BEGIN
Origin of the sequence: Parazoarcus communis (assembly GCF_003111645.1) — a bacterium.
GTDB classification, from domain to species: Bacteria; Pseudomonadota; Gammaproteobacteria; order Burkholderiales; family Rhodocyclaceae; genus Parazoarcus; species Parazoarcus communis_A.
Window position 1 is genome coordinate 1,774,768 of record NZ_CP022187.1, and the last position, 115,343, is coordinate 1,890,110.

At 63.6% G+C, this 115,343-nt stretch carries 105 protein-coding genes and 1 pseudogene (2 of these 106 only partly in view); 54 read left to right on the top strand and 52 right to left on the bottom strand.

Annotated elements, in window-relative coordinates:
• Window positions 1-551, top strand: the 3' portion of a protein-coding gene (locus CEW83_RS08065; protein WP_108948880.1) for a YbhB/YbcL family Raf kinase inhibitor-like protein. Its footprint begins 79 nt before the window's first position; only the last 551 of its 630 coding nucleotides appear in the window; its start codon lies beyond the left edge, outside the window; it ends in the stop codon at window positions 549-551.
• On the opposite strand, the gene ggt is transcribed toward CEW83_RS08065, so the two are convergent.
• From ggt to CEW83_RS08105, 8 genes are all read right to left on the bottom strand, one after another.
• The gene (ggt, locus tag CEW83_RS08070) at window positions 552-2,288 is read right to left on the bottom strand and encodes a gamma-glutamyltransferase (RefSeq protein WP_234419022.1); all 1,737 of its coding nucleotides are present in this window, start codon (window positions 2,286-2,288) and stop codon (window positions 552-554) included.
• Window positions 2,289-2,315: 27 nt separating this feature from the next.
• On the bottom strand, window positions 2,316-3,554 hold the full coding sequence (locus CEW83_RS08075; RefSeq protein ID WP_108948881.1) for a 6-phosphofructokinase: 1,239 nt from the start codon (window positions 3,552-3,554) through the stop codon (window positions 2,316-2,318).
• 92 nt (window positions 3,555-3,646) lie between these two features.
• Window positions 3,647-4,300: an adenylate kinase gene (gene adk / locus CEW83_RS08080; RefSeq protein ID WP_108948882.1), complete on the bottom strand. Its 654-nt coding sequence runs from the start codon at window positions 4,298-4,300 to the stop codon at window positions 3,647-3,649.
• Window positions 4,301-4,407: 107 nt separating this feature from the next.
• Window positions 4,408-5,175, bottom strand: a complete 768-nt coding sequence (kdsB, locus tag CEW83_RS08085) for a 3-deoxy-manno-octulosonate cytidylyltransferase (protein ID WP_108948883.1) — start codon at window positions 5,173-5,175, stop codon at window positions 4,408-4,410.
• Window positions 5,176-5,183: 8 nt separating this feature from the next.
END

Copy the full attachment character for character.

Origin of the sequence: Parazoarcus communis (assembly GCF_003111645.1) — a bacterium.
GTDB classification, from domain to species: Bacteria; Pseudomonadota; Gammaproteobacteria; order Burkholderiales; family Rhodocyclaceae; genus Parazoarcus; species Parazoarcus communis_A.
Window position 1 is genome coordinate 1,774,768 of record NZ_CP022187.1, and the last position, 115,343, is coordinate 1,890,110.

At 63.6% G+C, this 115,343-nt stretch carries 105 protein-coding genes and 1 pseudogene (2 of these 106 only partly in view); 54 read left to right on the top strand and 52 right to left on the bottom strand.

Annotated elements, in window-relative coordinates:
• Window positions 1-551, top strand: the 3' portion of a protein-coding gene (locus CEW83_RS08065; protein WP_108948880.1) for a YbhB/YbcL family Raf kinase inhibitor-like protein. Its footprint begins 79 nt before the window's first position; only the last 551 of its 630 coding nucleotides appear in the window; its start codon lies beyond the left edge, outside the window; it ends in the stop codon at window positions 549-551.
• On the opposite strand, the gene ggt is transcribed toward CEW83_RS08065, so the two are convergent.
• From ggt to CEW83_RS08105, 8 genes are all read right to left on the bottom strand, one after another.
• The gene (ggt, locus tag CEW83_RS08070) at window positions 552-2,288 is read right to left on the bottom strand and encodes a gamma-glutamyltransferase (RefSeq protein WP_234419022.1); all 1,737 of its coding nucleotides are present in this window, start codon (window positions 2,286-2,288) and stop codon (window positions 552-554) included.
• Window positions 2,289-2,315: 27 nt separating this feature from the next.
• On the bottom strand, window positions 2,316-3,554 hold the full coding sequence (locus CEW83_RS08075; RefSeq protein ID WP_108948881.1) for a 6-phosphofructokinase: 1,239 nt from the start codon (window positions 3,552-3,554) through the stop codon (window positions 2,316-2,318).
• 92 nt (window positions 3,555-3,646) lie between these two features.
• Window positions 3,647-4,300: an adenylate kinase gene (gene adk / locus CEW83_RS08080; RefSeq protein ID WP_108948882.1), complete on the bottom strand. Its 654-nt coding sequence runs from the start codon at window positions 4,298-4,300 to the stop codon at window positions 3,647-3,649.
• Window positions 4,301-4,407: 107 nt separating this feature from the next.
• Window positions 4,408-5,175, bottom strand: a complete 768-nt coding sequence (kdsB, locus tag CEW83_RS08085) for a 3-deoxy-manno-octulosonate cytidylyltransferase (protein ID WP_108948883.1) — start codon at window positions 5,173-5,175, stop codon at window positions 4,408-4,410.
• Window positions 5,176-5,183: 8 nt separating this feature from the next.